Mitakon 65mm f/1.4: fastest-ever standard lens for Fujifilm GFX medium format

Mitakon 65mm f/1.4 on a Fujifilm GFX 50R

With the Fujifilm GFX 50R about to go on sale to join the existing Fujifilm GFX 50S medium format mirrorless camera, we have just been told the news that there is a new super-fast lens for the system – and it is not a Fujinon. The new record-breaking lens is the Mitakon Speedmaster 65mm f/1.4 from Chinese optical specialists ZY Optics.

With an equivalent focal length of around 50mm, this standard prime is two full stops faster than Fujifilm's own GF 63mm f/2.8 R WR. The super-wide maximum aperture of f/1.4 creates what the manufacturer is describing as a "bokeh monster".

The manual-focus metal-cased lens is constructed from 11 elements in seven groups – and has a nine-blade diaphragm. The lens includes two Ultra-low dispersion (UD) and two High-reflective index (HR) elements to help deliver what the manufacturer claims as "exceptional image quality to meet the demanding 51.4MP sensors".

With a diameter of 82mm and measuring 96mm when focused at infinity, it weighs in at 1,050g. It has a minimum focusing distance of 0.7m, giving a maximum reproduction ratio of 1:4.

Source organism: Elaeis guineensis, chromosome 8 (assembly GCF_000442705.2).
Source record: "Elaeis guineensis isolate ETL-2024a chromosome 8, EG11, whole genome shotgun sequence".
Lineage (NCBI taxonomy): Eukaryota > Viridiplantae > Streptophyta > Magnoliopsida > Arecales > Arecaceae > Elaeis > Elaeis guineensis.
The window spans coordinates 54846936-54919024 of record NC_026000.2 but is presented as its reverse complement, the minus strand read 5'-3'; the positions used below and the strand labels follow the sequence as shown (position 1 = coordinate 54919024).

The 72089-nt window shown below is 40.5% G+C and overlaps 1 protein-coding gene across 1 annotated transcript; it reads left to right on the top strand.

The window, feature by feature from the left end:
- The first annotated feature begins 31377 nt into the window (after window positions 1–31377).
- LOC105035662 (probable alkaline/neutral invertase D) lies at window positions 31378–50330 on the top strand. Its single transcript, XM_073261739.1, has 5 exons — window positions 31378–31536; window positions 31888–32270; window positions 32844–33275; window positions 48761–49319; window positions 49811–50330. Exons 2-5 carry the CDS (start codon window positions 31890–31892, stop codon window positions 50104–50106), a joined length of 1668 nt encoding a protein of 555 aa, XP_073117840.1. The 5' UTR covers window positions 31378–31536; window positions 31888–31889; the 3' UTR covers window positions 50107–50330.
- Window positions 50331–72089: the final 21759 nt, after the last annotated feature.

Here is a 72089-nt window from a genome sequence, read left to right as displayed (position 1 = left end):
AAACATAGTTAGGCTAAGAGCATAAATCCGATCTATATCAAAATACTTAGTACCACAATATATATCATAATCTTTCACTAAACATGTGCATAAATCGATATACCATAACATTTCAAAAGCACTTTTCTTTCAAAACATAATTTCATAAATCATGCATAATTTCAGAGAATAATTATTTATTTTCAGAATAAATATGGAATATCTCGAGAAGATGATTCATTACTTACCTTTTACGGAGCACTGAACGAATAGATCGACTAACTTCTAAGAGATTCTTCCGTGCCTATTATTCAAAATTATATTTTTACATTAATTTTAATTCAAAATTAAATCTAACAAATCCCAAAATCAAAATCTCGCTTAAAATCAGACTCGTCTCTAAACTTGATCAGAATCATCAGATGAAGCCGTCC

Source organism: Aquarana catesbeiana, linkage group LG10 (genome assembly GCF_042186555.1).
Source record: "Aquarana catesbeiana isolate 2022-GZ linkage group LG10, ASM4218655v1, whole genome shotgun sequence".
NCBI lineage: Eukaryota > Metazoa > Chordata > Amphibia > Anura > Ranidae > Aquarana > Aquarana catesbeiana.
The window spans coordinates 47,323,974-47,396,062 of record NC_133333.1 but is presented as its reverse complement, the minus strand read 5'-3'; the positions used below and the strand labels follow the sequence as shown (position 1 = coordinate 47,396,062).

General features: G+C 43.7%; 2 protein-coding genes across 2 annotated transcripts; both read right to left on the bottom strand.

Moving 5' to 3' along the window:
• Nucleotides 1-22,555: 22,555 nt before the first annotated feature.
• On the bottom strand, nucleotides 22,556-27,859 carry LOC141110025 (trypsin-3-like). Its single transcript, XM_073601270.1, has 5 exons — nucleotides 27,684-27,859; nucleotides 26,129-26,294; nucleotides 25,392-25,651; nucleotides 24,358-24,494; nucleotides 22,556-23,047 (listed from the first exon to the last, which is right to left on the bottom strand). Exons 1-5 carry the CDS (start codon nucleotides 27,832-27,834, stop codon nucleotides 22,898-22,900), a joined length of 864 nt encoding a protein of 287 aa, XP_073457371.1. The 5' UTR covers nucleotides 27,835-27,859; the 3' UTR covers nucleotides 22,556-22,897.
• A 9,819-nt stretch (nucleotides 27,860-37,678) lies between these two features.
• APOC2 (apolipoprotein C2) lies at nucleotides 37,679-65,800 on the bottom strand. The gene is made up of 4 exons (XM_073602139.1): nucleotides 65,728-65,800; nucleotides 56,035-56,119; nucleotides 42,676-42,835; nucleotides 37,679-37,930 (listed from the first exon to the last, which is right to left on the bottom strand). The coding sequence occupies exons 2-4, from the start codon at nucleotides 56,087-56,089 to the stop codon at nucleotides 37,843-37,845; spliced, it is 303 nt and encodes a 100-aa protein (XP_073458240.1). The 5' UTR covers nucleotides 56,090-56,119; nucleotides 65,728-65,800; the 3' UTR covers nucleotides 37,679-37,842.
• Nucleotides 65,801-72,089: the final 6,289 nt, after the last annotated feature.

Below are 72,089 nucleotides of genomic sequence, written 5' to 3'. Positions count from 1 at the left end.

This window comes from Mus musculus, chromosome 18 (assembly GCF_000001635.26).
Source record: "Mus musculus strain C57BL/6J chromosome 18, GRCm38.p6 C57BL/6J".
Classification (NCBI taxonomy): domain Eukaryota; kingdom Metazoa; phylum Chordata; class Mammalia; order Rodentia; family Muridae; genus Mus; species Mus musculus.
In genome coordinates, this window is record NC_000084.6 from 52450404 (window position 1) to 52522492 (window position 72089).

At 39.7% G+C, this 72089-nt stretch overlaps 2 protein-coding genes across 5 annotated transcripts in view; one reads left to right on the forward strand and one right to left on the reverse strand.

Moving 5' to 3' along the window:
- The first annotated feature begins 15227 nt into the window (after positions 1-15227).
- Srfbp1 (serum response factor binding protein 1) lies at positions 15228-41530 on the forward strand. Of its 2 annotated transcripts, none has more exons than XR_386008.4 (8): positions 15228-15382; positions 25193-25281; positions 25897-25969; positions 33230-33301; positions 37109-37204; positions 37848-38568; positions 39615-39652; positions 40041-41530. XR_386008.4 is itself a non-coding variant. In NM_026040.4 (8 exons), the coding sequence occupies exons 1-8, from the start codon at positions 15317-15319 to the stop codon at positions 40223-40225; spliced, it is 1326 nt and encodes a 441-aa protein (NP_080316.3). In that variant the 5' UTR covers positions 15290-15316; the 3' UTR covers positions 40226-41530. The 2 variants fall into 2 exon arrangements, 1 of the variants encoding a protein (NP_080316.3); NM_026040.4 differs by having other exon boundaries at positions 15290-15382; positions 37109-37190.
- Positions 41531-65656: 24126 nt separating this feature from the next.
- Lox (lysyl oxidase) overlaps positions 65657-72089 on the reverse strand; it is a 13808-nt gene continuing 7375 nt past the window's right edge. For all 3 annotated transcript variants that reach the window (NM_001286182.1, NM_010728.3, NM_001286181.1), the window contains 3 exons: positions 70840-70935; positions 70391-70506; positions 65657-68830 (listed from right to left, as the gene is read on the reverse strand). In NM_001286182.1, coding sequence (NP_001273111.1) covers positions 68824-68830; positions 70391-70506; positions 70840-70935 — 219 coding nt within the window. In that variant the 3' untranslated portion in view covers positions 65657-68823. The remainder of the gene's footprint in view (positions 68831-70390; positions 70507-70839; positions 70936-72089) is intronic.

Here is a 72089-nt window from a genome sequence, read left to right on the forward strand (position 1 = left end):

ZY Optics launched the Speedmaster range of wide-apertured primes back in 2014, and currently includes the 50mm f/0.95 and 35mm f/0.95 for Sony E-mount. Mitakon's 85mm f/1.2 for the GFX G-mount went on sale at the beginning of the year

The Mitakon Speedmaster 65mm f/1.4 lens is available now for a recommend retail price of $799.

Mitakon 65mm f/1.4

Mitakon 65mm f/1.4

Fujifilm GFX 50R hands-on test  
Fujifilm GFX 50S review

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Chris George

Chris George has worked on Digital Camera World since its launch in 2017. He has been writing about photography, mobile phones, video making and technology for over 30 years – and has edited numerous magazines including PhotoPlus, N-Photo, Digital Camera, Video Camera, and Professional Photography. 

His first serious camera was the iconic Olympus OM10, with which he won the title of Young Photographer of the Year - long before the advent of autofocus and memory cards. Today he uses a Nikon D800, a Fujifilm X-T1, a Sony A7, and his iPhone 11 Pro.

He has written about technology for countless publications and websites including The Sunday Times Magazine, The Daily Telegraph, Dorling Kindersley, What Cellphone, T3 and Techradar.